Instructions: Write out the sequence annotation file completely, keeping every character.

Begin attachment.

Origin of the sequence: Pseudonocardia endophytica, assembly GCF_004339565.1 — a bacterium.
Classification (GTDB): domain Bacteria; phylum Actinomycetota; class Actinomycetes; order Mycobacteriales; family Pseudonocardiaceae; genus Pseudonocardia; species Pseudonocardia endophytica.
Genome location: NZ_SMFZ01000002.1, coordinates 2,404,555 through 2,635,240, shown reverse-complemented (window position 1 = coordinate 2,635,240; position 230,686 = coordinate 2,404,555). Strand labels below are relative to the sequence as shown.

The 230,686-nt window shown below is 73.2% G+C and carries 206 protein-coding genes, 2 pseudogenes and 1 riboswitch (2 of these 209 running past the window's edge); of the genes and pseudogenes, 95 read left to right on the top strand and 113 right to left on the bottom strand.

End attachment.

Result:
Origin of the sequence: Pseudonocardia endophytica, assembly GCF_004339565.1 — a bacterium.
Classification (GTDB): domain Bacteria; phylum Actinomycetota; class Actinomycetes; order Mycobacteriales; family Pseudonocardiaceae; genus Pseudonocardia; species Pseudonocardia endophytica.
Genome location: NZ_SMFZ01000002.1, coordinates 2,404,555 through 2,635,240, shown reverse-complemented (window position 1 = coordinate 2,635,240; position 230,686 = coordinate 2,404,555). Strand labels below are relative to the sequence as shown.

The 230,686-nt window shown below is 73.2% G+C and carries 206 protein-coding genes, 2 pseudogenes and 1 riboswitch (2 of these 209 running past the window's edge); of the genes and pseudogenes, 95 read left to right on the top strand and 113 right to left on the bottom strand.